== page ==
“It basically says, “You’ve qualified, go buy a t-shirt  that says you’re training for the 2017 State Games of America,” says Engelbarts. “It’s a first touch, but also the first opportunity for participants to spend their dollars with us so we can start generating revenue up to a year-and-a-half prior to our event. And people are excited to share their accomplishment.”

Consider ways to monetize add-ons and upsells throughout the registration process and at the event. This could include an upcharge on the event shirt if someone wants microfiber instead of a cotton T-shirt, offering premium parking permits, custom engraved medals, entrance to an exclusive hospitality tent after the event and more.

“People like premiums, but they have to cost a little bit more. In turn, they become another revenue driver.”


While sponsorships are a great way to get cash in hand to offset event costs, developing sponsorships is not a quick and easy thing, says Engelbarts.

“It takes months to develop relationships, figure out what the sponsor is looking for and how to sell it.”

If sponsorships are a critical piece to the financial success of your event, target businesses that make sense for your audience; for instance, says Rathe, for a youth softball tournament, a local sports pub might not land well on audience members.

“Are there different organizations, education and training, equipment providers and apparel that would fit your target audience? Sponsorships are all about being a good fit and investment,” he says.

While the freedom that comes with a cash sponsorship is valuable, it’s important for event planners to seek inkind donations as well to offset budget line items such as rentals, water/hydration fluids, merchandise and food/beverage at an event, says Reau.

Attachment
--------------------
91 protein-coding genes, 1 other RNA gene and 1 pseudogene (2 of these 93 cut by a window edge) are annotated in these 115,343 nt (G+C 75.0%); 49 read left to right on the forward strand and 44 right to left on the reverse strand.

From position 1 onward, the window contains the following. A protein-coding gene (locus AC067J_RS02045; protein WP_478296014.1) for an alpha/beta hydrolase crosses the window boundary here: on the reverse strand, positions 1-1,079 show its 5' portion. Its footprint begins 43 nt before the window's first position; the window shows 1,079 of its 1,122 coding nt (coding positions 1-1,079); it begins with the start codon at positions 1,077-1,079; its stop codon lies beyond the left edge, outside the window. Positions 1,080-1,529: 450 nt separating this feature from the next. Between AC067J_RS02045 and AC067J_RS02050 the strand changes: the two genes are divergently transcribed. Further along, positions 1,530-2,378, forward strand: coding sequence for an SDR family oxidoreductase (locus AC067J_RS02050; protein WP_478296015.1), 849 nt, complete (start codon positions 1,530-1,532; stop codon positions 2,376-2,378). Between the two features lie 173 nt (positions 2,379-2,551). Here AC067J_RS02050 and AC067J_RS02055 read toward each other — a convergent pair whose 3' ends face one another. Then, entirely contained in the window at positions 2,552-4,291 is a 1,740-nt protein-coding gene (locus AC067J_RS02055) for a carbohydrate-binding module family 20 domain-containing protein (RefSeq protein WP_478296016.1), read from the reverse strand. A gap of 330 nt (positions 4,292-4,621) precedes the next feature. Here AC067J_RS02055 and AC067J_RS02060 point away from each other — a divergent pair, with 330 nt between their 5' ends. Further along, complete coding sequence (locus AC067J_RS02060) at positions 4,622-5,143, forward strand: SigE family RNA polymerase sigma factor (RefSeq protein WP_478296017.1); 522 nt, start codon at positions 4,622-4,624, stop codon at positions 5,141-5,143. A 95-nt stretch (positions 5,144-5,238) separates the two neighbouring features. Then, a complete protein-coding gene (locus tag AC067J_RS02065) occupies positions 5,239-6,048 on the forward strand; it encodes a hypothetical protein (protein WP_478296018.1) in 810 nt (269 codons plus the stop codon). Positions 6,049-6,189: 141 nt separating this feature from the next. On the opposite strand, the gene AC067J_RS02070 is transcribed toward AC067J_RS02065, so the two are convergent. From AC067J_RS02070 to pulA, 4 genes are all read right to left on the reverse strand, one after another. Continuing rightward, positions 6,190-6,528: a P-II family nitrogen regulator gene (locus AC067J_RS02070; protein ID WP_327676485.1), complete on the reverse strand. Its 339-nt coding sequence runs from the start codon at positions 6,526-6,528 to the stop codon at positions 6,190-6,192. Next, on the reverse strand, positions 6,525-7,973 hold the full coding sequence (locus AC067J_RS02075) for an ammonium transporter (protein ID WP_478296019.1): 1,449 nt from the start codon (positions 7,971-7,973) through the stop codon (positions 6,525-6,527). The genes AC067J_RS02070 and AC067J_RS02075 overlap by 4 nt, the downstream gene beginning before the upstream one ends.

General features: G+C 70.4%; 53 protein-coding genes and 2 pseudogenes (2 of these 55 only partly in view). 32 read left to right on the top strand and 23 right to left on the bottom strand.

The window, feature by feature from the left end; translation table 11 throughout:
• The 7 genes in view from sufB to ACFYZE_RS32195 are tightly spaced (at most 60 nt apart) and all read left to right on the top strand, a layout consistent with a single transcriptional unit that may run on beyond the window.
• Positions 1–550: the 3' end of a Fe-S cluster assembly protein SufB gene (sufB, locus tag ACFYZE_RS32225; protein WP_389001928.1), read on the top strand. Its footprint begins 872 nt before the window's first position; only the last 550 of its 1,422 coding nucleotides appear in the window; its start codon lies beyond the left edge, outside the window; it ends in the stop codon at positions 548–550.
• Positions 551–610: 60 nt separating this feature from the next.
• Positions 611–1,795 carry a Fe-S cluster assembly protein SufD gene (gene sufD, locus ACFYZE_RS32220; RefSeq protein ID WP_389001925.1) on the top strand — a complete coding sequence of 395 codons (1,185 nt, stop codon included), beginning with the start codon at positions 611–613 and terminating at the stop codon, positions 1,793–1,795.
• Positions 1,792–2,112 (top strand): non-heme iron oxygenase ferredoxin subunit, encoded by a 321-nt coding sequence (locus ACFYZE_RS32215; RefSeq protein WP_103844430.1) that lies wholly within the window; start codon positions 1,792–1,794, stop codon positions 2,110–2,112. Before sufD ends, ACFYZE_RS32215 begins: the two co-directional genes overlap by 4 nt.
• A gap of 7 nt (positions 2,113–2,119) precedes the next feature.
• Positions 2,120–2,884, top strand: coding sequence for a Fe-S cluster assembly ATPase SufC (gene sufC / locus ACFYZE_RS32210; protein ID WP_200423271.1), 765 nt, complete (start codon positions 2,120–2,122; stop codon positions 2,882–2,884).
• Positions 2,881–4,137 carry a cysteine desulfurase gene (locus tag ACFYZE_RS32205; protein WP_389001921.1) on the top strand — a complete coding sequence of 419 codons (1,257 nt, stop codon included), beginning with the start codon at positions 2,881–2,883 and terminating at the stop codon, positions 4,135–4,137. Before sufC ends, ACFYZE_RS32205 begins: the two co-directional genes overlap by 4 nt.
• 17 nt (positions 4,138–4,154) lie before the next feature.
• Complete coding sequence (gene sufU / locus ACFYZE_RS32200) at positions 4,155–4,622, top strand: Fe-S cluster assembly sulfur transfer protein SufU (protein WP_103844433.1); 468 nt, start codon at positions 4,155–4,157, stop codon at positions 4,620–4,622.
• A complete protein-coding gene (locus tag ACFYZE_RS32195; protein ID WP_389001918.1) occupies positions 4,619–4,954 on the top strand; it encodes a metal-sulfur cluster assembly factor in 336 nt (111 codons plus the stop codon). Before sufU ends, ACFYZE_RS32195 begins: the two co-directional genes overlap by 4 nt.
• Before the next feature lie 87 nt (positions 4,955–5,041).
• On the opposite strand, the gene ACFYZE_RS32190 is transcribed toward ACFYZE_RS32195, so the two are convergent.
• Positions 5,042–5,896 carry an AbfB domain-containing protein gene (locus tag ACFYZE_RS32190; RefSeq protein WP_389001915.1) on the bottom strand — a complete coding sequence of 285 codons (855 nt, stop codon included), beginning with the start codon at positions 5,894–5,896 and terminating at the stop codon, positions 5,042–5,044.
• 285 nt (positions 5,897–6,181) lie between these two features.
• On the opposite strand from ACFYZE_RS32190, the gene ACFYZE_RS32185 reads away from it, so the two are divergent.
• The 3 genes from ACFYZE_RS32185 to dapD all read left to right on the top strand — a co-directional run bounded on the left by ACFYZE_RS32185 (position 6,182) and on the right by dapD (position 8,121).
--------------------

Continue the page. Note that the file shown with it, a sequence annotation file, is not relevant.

“These donated items can help a sporting event save money on the overall budget.”

In-kind donations also tend to be easier to get than paid sponsorships.

“That is a budget savings and can offset some significant costs,” says Engelbarts. “And, it’s an easier conversation. ‘You have water, we need water; what can we do to make it happen?’ Putting product directly in people’s hands is better than conversations about how many impressions a sponsor will get or how you’re targeting the event to get them the most exposure.”


Other ways to increase revenue include charging for parking and charging admission or a gate fee. But both Engelbarts and Rathe say there are certain factors that need to be considered before adding these costs.

“It’s a big question I always get asked,” says Rathe. “For some venues, it will make sense to charge,” such as the fully turfed facilities that Rathe works with. “They’ve spent many millions of dollars to provide a great facility and there’s no chance of a rainout, so we are going to charge. But then also consider lowering the entry fee so you’re not hitting them on both sides.”

Instead of charging a gate fee, Rathe has also seen organizations put the burden on the teams by charging a modest one-time fee that covers all spectators for the entire team.
Another instance may be an opening ceremony, says Engelbarts.

“That’s the kind of event where you have to make some of the budget back through other means. That could be as easy as sticking a few people in a parking lot with a table.”


For some sports, says Rathe, one of the key things that is often overlooked is whether to have an event be sanctioned, where qualifiers receive a berth for another event, or non-sanctioned.

“Unfortunately for some organizations, [sanctioning is] all about making them as much money as possible,” says Rathe, adding that NAFA is one of the most reasonable organizations in that respect. “So it’s important to look at the fees structure if sanctioning is a consideration. Those numbers can add up really fast and dig into your revenue.”


After the event and between each annual event, conduct research with your fan base to understand their overall satisfaction of your event, their future intentions to attend and spend at your event, how they consume media to learn about your event and other competing interests, such as other events they attend throughout the year, hobbies and more, says Reau. “This information can be used to bolster your overall event plan.”